Results 1 to 2 of 2

Thread: Zero's of polynomial [Rolles Theorem]

  1. #1
    Newbie
    Joined
    Jan 2010
    Posts
    14

    Zero's of polynomial [Rolles Theorem]

    Prove that if p(x) is a polynomial with n distinct zeros then p'(x) has at least n-1 zeros.

    It seems that this is a fairly simply use of Rolle's theorem but I can't seem to see how to do it! Help would be great!
    Follow Math Help Forum on Facebook and Google+

  2. #2
    Behold, the power of SARDINES!
    TheEmptySet's Avatar
    Joined
    Feb 2008
    From
    Yuma, AZ, USA
    Posts
    3,764
    Thanks
    78
    Quote Originally Posted by nlews View Post
    Prove that if p(x) is a polynomial with n distinct zeros then p'(x) has at least n-1 zeros.

    It seems that this is a fairly simply use of Rolle's theorem but I can't seem to see how to do it! Help would be great!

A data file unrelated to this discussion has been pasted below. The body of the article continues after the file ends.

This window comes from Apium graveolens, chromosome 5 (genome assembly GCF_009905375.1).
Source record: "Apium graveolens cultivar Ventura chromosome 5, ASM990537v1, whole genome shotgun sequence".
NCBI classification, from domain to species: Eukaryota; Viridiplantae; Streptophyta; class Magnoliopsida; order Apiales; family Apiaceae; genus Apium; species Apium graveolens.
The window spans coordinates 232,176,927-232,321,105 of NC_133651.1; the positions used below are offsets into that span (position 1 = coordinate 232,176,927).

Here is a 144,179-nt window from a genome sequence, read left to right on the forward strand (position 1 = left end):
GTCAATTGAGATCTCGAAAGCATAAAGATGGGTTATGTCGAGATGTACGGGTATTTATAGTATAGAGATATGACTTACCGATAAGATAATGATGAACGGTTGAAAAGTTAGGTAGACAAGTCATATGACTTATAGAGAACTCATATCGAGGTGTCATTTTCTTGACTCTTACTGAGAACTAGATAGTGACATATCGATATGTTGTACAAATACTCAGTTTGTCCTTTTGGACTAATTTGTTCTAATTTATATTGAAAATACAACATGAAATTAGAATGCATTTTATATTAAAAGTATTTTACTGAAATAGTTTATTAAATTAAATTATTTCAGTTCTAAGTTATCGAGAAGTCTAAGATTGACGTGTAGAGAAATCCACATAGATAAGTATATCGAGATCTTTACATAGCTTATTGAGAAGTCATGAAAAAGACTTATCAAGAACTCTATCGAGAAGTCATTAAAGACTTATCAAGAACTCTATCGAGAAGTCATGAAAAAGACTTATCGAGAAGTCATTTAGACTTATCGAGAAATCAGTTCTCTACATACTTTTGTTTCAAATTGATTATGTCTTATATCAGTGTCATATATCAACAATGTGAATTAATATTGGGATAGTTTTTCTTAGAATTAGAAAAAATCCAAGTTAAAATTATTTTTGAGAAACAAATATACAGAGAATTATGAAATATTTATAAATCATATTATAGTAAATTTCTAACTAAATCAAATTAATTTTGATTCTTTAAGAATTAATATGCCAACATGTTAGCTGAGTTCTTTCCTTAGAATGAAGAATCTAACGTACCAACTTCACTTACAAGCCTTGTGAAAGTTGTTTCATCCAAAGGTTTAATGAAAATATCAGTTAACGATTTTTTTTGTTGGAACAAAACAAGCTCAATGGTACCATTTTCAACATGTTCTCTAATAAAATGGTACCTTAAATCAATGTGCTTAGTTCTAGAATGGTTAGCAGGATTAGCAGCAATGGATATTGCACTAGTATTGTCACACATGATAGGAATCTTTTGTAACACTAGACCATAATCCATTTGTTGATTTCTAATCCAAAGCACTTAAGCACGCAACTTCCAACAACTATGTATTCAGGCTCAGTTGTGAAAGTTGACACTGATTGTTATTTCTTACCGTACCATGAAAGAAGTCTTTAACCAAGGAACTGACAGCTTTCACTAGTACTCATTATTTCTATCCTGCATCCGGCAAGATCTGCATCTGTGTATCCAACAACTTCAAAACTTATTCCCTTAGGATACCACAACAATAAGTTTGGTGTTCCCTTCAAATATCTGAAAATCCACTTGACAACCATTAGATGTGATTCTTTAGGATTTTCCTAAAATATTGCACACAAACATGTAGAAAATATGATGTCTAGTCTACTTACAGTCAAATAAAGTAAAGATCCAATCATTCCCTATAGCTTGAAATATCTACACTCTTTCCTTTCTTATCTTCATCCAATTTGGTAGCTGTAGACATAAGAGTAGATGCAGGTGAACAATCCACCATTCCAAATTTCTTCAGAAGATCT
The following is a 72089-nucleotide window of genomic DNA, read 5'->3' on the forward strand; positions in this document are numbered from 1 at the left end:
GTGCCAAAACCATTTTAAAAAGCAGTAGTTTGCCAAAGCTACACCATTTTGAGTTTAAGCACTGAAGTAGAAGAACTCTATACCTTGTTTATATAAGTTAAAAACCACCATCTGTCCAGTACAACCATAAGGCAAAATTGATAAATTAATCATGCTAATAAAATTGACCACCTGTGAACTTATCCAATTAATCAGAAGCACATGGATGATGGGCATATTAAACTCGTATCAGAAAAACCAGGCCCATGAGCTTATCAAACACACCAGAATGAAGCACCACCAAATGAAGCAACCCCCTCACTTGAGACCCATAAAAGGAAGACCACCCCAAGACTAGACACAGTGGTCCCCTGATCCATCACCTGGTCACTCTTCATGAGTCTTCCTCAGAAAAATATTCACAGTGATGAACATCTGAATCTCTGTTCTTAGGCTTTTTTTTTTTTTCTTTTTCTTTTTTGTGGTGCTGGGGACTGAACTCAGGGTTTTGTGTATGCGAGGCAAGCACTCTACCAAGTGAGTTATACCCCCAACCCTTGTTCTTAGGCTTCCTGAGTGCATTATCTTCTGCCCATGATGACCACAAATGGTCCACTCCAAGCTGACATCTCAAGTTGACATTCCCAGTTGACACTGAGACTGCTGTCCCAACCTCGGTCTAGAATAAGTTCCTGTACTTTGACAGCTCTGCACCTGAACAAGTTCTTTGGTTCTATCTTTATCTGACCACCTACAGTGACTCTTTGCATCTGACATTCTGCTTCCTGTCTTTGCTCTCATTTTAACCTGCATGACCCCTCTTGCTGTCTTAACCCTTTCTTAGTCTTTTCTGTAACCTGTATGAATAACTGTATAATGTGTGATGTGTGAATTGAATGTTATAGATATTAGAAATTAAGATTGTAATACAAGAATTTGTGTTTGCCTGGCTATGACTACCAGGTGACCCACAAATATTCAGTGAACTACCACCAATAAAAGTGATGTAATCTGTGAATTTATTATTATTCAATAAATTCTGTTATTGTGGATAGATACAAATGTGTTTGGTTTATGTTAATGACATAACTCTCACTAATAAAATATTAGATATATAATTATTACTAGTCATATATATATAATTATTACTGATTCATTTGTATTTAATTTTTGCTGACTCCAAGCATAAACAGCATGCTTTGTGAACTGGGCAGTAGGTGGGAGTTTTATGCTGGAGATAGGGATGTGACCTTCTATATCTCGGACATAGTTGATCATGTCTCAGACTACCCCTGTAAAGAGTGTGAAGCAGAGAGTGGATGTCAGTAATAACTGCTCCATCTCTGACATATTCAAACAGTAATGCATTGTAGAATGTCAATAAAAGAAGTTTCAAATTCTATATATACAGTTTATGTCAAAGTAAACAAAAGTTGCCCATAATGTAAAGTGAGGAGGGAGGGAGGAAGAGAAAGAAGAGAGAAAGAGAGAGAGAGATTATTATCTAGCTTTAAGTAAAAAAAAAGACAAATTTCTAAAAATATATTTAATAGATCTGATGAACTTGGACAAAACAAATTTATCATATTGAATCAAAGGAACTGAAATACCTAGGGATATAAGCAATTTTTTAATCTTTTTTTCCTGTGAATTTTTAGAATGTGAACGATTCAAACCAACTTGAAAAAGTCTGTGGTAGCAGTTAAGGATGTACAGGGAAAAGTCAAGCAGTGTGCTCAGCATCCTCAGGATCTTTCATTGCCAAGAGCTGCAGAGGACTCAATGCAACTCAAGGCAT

Here is an idea on how to get started. To simplify thing lets suppose that $\displaystyle p(x)$ has two roots lets call them $\displaystyle x_1,x_2$ and with out loss of generality we can have $\displaystyle x_1 < x_2$.

    Rolle's theorem states that if $\displaystyle p(x_1)=p(x_2)=0$ then $\displaystyle p'(c)=0$ for some $\displaystyle c \in (x_1,x_2)$.

    The above statement proves that if $\displaystyle p(x)$ has two roots then $\displaystyle p'(x)$ has $\displaystyle 2-1=1$ roots.

    See if you can generalize this argument.
    Follow Math Help Forum on Facebook and Google+

Similar Math Help Forum Discussions

  1. Rolles Theorem
    Posted in the Differential Geometry Forum
    Replies: 2
    Last Post: Mar 31st 2011, 11:00 PM
  2. Rolles Theorem
    Posted in the Calculus Forum
    Replies: 5
    Last Post: May 14th 2010, 03:48 AM
  3. Rolles Theorem
    Posted in the Calculus Forum
    Replies: 15
    Last Post: Apr 1st 2010, 11:53 AM
  4. Rolles Theorem
    Posted in the Calculus Forum
    Replies: 4
    Last Post: Mar 29th 2010, 03:47 PM
  5. Rolles Theorm
    Posted in the Calculus Forum
    Replies: 1
    Last Post: Mar 25th 2010, 05:06 PM

Search Tags


/mathhelpforum @mathhelpforum